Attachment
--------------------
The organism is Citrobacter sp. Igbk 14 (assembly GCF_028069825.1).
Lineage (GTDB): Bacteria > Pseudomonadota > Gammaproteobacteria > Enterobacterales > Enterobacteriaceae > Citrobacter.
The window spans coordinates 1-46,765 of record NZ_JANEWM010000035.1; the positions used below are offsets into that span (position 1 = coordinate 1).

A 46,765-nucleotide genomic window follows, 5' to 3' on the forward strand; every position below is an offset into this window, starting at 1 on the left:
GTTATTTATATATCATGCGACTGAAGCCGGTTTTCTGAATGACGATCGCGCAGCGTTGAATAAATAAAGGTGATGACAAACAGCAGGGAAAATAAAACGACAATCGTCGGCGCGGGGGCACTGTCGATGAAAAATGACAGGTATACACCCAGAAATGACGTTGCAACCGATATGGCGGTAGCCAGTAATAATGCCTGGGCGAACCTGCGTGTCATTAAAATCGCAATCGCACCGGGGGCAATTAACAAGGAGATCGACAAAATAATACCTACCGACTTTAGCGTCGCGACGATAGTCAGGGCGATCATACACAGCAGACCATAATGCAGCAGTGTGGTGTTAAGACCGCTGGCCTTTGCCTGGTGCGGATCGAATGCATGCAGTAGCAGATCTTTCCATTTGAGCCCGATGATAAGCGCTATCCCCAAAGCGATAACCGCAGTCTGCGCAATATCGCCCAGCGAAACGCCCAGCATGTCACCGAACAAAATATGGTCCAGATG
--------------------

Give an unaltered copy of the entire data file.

The organism is Citrobacter sp. Igbk 14 (assembly GCF_028069825.1).
Lineage (GTDB): Bacteria > Pseudomonadota > Gammaproteobacteria > Enterobacterales > Enterobacteriaceae > Citrobacter.
The window spans coordinates 1-46,765 of record NZ_JANEWM010000035.1; the positions used below are offsets into that span (position 1 = coordinate 1).

A 46,765-nucleotide genomic window follows, 5' to 3' on the forward strand; every position below is an offset into this window, starting at 1 on the left:
GTTATTTATATATCATGCGACTGAAGCCGGTTTTCTGAATGACGATCGCGCAGCGTTGAATAAATAAAGGTGATGACAAACAGCAGGGAAAATAAAACGACAATCGTCGGCGCGGGGGCACTGTCGATGAAAAATGACAGGTATACACCCAGAAATGACGTTGCAACCGATATGGCGGTAGCCAGTAATAATGCCTGGGCGAACCTGCGTGTCATTAAAATCGCAATCGCACCGGGGGCAATTAACAAGGAGATCGACAAAATAATACCTACCGACTTTAGCGTCGCGACGATAGTCAGGGCGATCATACACAGCAGACCATAATGCAGCAGTGTGGTGTTAAGACCGCTGGCCTTTGCCTGGTGCGGATCGAATGCATGCAGTAGCAGATCTTTCCATTTGAGCCCGATGATAAGCGCTATCCCCAAAGCGATAACCGCAGTCTGCGCAATATCGCCCAGCGAAACGCCCAGCATGTCACCGAACAAAATATGGTCCAGATG